• April 3, 2020 - Letter to Centers for Disease Control and Prevention on N95 Decontamination as Unsafe Practice
• March 17, 2020 - Petition to Congress for Proper Nurses Protection During COVID-19
• March 11, 2020 - Letter to Sacramento County Department of Health Services on 14 Day Quarantine
• March 11, 2020 - Letter to California Department of Public Health
• March 11, 2020 - Letter to Committee on Homeland Security
• March 6, 2020 - Labor's Response to CDC Incident Manager for Coronavirus
• March 4, 2020 - Letter to CDC Incident Manager for Coronavirus
• March 4, 2020 - Letter to Secretary of Labor and Federal OSHA
• March 2, 2020 - Letter to Office of the Vice-President, Coronavirus Response Coordinator, Members of United States Senate and House of Representatives
• Feb 21, 2020 - Letter to Chief of Cal/OSHA
• Feb 19, 2020 - Letter to National Center for Immunization and Respiratory Disease
• Feb 19, 2020 - Letter to California Department of Public Health
• Jan 30, 2020 - Letter to the World Health Organization
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Re: U.S. government gave $3.7 million grant to Wuhan lab at

Postby admin » Sun Apr 26, 2020 11:45 pm

COVID-19 Masks



(Tianqi Chen)




























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Re: U.S. government gave $3.7 million grant to Wuhan lab at

Postby admin » Wed Apr 29, 2020 5:48 am

Nurses hold White House protest over need for protective equipment in coronavirus fight: “We’re here because our colleagues are dying,” said Erica Jones, a nurse at Washington Hospital Center in Washington, D.C.
'We're feeling like martyrs': Nurses hold White House protest over lack of protection
by Ali Vitali
April 21, 2020, 10:13 AM MST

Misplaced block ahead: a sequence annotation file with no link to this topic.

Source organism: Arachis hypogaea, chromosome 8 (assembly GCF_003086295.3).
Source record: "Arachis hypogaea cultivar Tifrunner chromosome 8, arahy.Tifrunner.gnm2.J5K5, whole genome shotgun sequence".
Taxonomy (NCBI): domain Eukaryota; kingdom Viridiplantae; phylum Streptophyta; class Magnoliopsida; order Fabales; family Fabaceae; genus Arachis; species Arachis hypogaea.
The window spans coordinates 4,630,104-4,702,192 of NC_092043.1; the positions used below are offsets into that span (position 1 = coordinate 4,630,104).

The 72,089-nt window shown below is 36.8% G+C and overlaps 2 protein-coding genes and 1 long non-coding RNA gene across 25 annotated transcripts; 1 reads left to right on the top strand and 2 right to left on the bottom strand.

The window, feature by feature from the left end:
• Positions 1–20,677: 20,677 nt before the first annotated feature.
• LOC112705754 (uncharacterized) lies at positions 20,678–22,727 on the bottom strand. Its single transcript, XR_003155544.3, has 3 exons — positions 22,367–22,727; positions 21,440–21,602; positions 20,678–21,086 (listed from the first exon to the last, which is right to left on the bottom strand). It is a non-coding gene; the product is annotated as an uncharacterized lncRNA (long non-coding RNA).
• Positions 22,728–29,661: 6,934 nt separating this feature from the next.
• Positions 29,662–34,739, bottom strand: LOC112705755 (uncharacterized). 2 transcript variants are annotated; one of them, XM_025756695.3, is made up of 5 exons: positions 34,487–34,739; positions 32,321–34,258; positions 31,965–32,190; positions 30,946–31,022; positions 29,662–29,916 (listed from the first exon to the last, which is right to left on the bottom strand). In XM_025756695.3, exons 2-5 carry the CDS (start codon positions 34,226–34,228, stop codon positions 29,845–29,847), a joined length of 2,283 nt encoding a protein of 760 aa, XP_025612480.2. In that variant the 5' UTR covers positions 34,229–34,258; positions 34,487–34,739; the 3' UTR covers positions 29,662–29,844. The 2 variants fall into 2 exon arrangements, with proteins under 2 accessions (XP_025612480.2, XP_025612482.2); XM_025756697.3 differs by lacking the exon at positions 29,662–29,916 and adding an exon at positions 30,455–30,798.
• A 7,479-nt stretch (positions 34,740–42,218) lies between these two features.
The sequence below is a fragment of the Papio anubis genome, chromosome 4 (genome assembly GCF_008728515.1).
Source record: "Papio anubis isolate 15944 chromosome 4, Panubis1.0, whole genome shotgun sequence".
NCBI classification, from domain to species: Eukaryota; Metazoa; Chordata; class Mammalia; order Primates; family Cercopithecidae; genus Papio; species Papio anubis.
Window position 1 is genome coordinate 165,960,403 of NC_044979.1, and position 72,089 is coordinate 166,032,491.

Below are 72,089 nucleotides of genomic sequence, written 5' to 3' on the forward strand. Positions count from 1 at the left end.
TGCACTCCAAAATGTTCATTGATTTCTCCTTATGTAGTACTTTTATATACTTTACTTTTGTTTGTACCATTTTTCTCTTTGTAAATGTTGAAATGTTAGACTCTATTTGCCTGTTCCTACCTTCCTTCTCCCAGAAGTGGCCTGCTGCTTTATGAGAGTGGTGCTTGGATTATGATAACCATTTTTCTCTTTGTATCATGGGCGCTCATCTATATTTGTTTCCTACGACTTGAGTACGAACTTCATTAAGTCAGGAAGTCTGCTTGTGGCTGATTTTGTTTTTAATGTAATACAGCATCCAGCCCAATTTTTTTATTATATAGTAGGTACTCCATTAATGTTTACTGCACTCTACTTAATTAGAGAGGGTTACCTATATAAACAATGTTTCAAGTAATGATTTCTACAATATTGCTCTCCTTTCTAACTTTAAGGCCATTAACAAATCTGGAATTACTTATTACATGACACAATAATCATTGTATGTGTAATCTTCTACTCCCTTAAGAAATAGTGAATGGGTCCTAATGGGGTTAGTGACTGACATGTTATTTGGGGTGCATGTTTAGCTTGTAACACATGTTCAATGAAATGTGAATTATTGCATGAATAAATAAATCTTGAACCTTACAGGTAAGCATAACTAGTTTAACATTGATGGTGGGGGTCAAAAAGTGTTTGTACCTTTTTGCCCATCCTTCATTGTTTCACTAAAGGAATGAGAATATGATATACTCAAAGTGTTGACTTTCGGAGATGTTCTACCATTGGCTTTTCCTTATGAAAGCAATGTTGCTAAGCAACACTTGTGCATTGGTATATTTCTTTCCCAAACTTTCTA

WASHINGTON — Their numbers were small, but their message was powerful.

Nearly two dozen nurses from National Nurses United stood in protest outside the White House Tuesday, demanding more Personal Protective Equipment and a codification of protective standards as healthcare workers across the country find themselves underprepared on the frontlines of the coronavirus crisis.

“We’re here because our colleagues are dying,” Erica Jones, a nurse at Washington Hospital Center in D.C., told NBC News. Jones stood silently Tuesday as the names of 50 nurses who died from COVID-19 were read aloud in the shadow of the White House.

Nurses from National Nurses United protest in front of the White House on Tuesday. The group sought to bring attention to health care workers across the country who have contracted COVID-19 due to a lack of personal protective equipment.Patrick Semansky / AP

“I think that right now, people think of us as heroes. But we're feeling like martyrs, we're feeling like we're being left on the battlefield with nothing,” she said. “And I think that we should be paying more attention to what nurses and doctors and other health care workers are going through right now.”

They're calling on President Donald Trump to utilize the Defense Production Act to ensure healthcare workers have necessary supplies, including critical N95 masks and respirators, face shields and gloves. “We need these things to do our jobs,” Jones said. The NNU is also pushing for the Occupational Safety and Health Administration (OSHA) to establish standards for health care workers during outbreaks of infectious disease.

“Right now what’s happening, in hospitals across this country, nurses are being told to reuse their N95 masks, not only their whole shift but for days or weeks on end. That is not safe,” Amirah Sequeira of National Nurses United said. “That is not protecting them, and it is not protecting their patients. We need an OSHA standards to tell hospitals that the reuse of N95 masks is unacceptable and unsafe.”

The nurses’ protest Tuesday was a different picture of public pressure than has been seen in recent weeks. It comes after several protests across the country, often led and organized by conservative groups, demanding states reopen business and commerce. Those protests have often featured attendees who are not wearing masks and are not abiding by social distancing practices.